Abstract

This article is an ethnography of color and black-and-white in medical images of a particular kind—prenatal ultrasound—in a particular place—Phnom Penh, Cambodia. It is also a meditation on histories and theorizations of color. It moves from the discourse and practice of pregnant women, family members, and doctors about color and black-and-white, to political and intellectual histories of color in Cambodia and in anthropology, to Buddhist ontologies of pregnancy and life. Across this diverse terrain, the notion of the image-affect conveys how images stimulate affective responses in viewers and how images affect their referents. A method of listening to and for image-affects helps us to understand how people relate to the elemental instability of images and the instability of beings to which images refer and with which they become.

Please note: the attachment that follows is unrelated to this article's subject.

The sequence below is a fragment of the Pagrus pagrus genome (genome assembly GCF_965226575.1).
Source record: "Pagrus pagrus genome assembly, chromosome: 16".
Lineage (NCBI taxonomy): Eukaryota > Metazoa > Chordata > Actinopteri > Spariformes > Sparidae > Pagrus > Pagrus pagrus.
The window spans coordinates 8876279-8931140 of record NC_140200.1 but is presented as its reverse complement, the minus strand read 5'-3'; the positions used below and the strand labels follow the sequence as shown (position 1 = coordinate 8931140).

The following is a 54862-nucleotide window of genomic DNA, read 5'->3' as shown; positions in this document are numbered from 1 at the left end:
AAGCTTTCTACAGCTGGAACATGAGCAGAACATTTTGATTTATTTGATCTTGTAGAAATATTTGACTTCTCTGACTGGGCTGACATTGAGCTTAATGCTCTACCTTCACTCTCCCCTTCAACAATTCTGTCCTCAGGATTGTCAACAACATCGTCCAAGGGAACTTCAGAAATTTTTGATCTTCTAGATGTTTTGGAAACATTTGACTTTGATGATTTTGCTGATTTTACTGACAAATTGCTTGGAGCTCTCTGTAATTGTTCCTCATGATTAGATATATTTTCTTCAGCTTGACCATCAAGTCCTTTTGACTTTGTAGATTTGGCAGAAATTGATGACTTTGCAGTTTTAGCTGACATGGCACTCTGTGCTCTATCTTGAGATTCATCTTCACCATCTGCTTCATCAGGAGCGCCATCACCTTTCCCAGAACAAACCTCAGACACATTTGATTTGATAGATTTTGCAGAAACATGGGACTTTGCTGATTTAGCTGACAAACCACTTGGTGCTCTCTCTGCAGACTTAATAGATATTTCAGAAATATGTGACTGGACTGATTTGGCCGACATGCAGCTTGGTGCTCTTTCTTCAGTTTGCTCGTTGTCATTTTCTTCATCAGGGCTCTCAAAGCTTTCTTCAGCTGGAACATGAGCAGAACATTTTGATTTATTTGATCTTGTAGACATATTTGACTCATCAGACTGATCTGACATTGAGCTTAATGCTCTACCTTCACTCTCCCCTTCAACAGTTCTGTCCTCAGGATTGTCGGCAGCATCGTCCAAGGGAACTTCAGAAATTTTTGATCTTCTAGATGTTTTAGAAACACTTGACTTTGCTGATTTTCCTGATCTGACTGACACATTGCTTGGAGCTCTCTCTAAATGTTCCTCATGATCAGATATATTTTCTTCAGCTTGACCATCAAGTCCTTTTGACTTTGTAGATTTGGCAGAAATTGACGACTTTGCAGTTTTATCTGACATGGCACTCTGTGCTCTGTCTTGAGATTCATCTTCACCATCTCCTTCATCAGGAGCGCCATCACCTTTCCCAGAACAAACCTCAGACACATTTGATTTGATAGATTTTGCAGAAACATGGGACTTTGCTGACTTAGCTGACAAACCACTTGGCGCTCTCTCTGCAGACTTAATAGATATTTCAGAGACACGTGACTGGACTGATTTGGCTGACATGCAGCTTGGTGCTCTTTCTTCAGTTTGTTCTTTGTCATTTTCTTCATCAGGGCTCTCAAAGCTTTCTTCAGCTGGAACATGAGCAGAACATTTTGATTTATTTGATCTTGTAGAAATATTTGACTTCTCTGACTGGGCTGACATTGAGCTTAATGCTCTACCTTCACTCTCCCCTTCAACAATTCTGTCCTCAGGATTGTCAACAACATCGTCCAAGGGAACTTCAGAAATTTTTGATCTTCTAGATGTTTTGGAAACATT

The text of this article is only available as a PDF.
You do not currently have access to this content.